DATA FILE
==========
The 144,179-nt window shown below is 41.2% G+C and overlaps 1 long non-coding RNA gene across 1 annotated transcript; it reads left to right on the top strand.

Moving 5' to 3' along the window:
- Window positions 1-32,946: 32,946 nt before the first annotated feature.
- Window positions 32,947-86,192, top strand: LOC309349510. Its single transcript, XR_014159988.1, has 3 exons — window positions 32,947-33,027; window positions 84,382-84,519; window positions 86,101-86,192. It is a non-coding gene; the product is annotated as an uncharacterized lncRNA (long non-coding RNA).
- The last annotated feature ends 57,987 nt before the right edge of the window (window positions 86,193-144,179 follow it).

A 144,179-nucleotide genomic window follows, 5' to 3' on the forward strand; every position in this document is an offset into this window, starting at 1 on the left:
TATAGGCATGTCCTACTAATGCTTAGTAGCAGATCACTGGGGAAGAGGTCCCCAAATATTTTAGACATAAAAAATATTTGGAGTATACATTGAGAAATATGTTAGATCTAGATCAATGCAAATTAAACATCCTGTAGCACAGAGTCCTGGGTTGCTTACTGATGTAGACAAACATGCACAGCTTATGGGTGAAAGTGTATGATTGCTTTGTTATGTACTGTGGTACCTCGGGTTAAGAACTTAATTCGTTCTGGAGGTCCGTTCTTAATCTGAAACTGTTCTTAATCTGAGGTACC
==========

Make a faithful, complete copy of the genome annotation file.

The 144,179-nt window shown below is 41.2% G+C and overlaps 1 long non-coding RNA gene across 1 annotated transcript; it reads left to right on the top strand.

Moving 5' to 3' along the window:
- Window positions 1-32,946: 32,946 nt before the first annotated feature.
- Window positions 32,947-86,192, top strand: LOC309349510. Its single transcript, XR_014159988.1, has 3 exons — window positions 32,947-33,027; window positions 84,382-84,519; window positions 86,101-86,192. It is a non-coding gene; the product is annotated as an uncharacterized lncRNA (long non-coding RNA).
- The last annotated feature ends 57,987 nt before the right edge of the window (window positions 86,193-144,179 follow it).

A 144,179-nucleotide genomic window follows, 5' to 3' on the forward strand; every position in this document is an offset into this window, starting at 1 on the left:
TATAGGCATGTCCTACTAATGCTTAGTAGCAGATCACTGGGGAAGAGGTCCCCAAATATTTTAGACATAAAAAATATTTGGAGTATACATTGAGAAATATGTTAGATCTAGATCAATGCAAATTAAACATCCTGTAGCACAGAGTCCTGGGTTGCTTACTGATGTAGACAAACATGCACAGCTTATGGGTGAAAGTGTATGATTGCTTTGTTATGTACTGTGGTACCTCGGGTTAAGAACTTAATTCGTTCTGGAGGTCCGTTCTTAATCTGAAACTGTTCTTAATCTGAGGTACC